As noted above, distribution transformers have been considered a lowly, cheap, “red-headed step child” asset. They have been commonly misused, then discarded for a new transformer upon (premature) failure. But, many utility operators are now beginning to realize that these simple workhorse assets are actually the “Ugly Duckling” in disguise.
Intra-grid sensors install on existing single phase and poly phase transformers in mere minutes—for both pole and pad mount applications--- typically under 10 total minutes for a pole mount or pad mount single phase, and under 25 minutes for a pole mount or pad mount poly phase. AND, no power outages are necessary to install intra-grid sensors on existing transformers which means the meter revenue continues, and ratepayers are not saddled with inconvenient and costly power outages.
Via intra-grid sensors, in just minutes an existing ‘lowly’ transformer is efficiently converted into a valuable intelligent node…yes, an “instant ‘smart transformer”….which then serves as an invaluable ‘crystal ball’ resource for operators to receive unique data, and truly understand critical intra-grid conditions for many years to come. Future proof intra-grid sensors report information to operators at desired intervals creating clear vision into the heart of the grid for the first time in the history of distribution grid management. This is indeed a disruptive technology that favorably flips our historic reactive grid management approach into a cost-effective, energy efficient, proactive process.
Think about this… intra-grid sensors will likely cost less than half of new ‘smart transformers’, and unlike new ‘smart transformers’ they will not require power outages to be experienced during installation, they deploy in only minutes versus many hours like new ‘smart transformers’ require, and they will give us immediate insight into the most misunderstood segment of our entire distribution grid architecture. Plus, they are future proof, and deliver automated alerts to operators thereby creating a ‘hands-free’ distribution grid management solution. Ponder that reality!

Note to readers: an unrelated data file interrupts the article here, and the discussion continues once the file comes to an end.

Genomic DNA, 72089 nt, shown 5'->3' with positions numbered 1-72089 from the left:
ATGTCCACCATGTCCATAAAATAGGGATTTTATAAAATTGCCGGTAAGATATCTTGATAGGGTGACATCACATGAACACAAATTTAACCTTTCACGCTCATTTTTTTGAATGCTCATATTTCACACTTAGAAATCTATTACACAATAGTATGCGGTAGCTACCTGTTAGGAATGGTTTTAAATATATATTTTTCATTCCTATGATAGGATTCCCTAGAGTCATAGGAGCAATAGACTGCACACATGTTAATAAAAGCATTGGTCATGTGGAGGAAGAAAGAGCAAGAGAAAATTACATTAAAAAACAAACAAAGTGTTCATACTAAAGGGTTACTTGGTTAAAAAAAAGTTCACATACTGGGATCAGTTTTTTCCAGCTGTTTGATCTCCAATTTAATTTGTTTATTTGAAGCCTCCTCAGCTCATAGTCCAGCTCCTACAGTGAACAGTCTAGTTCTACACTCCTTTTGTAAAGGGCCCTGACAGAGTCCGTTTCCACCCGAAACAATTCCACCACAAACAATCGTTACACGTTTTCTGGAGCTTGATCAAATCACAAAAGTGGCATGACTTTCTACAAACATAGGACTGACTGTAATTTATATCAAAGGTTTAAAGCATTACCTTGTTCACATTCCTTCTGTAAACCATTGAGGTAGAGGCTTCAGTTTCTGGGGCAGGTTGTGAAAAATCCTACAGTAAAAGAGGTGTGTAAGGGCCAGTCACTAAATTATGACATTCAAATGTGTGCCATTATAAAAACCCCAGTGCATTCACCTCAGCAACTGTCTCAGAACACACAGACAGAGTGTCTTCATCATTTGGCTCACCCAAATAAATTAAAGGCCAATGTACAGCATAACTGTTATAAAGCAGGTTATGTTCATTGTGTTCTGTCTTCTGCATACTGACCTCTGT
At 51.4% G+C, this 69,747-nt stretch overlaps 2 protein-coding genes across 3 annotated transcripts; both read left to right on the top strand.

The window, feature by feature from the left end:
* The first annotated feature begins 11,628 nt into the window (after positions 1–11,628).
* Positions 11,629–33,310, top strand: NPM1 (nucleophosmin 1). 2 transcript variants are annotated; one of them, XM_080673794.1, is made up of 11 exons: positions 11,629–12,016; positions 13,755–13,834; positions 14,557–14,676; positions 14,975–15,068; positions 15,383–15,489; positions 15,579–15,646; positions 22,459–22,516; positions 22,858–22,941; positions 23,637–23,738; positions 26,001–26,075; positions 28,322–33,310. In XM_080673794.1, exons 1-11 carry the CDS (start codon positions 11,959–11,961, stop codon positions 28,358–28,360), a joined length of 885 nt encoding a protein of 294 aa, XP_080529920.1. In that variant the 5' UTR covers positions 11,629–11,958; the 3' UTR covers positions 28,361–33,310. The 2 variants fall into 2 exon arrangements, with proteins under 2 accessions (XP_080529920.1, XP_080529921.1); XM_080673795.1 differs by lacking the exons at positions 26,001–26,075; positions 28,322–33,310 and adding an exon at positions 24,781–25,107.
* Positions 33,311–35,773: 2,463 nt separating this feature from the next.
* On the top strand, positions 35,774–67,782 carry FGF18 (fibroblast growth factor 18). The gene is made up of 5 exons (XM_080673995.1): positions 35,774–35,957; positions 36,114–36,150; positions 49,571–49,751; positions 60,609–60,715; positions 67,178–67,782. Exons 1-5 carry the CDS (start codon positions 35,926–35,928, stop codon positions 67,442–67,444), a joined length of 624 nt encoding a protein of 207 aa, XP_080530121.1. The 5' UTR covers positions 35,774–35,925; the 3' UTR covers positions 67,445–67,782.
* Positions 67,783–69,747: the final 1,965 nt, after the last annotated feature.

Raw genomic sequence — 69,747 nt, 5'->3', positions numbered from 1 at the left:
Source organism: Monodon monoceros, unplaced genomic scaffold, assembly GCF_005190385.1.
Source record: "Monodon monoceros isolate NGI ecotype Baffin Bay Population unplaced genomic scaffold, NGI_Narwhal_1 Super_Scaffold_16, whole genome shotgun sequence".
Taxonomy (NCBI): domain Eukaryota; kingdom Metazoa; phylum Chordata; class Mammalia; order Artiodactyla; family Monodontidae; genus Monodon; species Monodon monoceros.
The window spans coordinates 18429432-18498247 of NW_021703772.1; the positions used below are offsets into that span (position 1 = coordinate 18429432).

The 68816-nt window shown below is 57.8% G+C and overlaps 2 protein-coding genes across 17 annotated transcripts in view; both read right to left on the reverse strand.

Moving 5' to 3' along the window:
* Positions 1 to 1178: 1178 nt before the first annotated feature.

Intra-grid sensors provide unique, timely, accurate, granular information from within the heart of the grid that other assets cannot deliver, and they do it right now for less cost and less interruption!
The adage of ‘information is power’ has not changed or become obsolete. Intra-grid sensors will deliver massive amounts of data that can be segregated into ‘exception reporting’ and ‘big data’ to drive a series of distribution grid management and planning value propositions for operators. And, intra-gird sensors now offer automated alerts which notify utility personnel of outages, and undesirable intra-grid conditions. This feature creates a revolutionary ‘hands-free’ grid management solution for utility operators, creating the path for a genuine smart grid experience.
Let’s get practical. Let’s take action now to solve our rapidly escalating distribution grid challenges. We do not have the luxury of years or decades to address our present-day and rapidly emerging grid challenges with the false hope of new ‘smart transformers’ saving the day. Intra-grid sensors applied to existing transformers provide the missing link to solving the woes of today’s rapidly morphing grid.
Let’s turn our once perceived lowly transformers into valuable crystal balls that continue advising operators of what is truly occurring inside the most dynamic, most vulnerable and most volatile segment of the entire grid architecture; rather than operators continuing to be nearly blind to this critical space. Waiting years for new ‘smart transformers’ to address our present woes is impractical, let alone also dealing with the enormous unnecessary ‘smart transformer’ costs and installation outage impacts.
Now is the time to embrace intra-grid sensors for the genuine value they provide.
Rather than being perceived as the red-headed stepchildren of our distribution grids, “Ugly duckling” transformers which are swiftly retrofit with intra-grid sensors will immediately become the beautiful swans of our distribution grids. Intra-grid sensors retro-fit onto transformers will soon create an energy efficient, cost effective, proactive, genuine smart grid experience for US, and global electricity operators.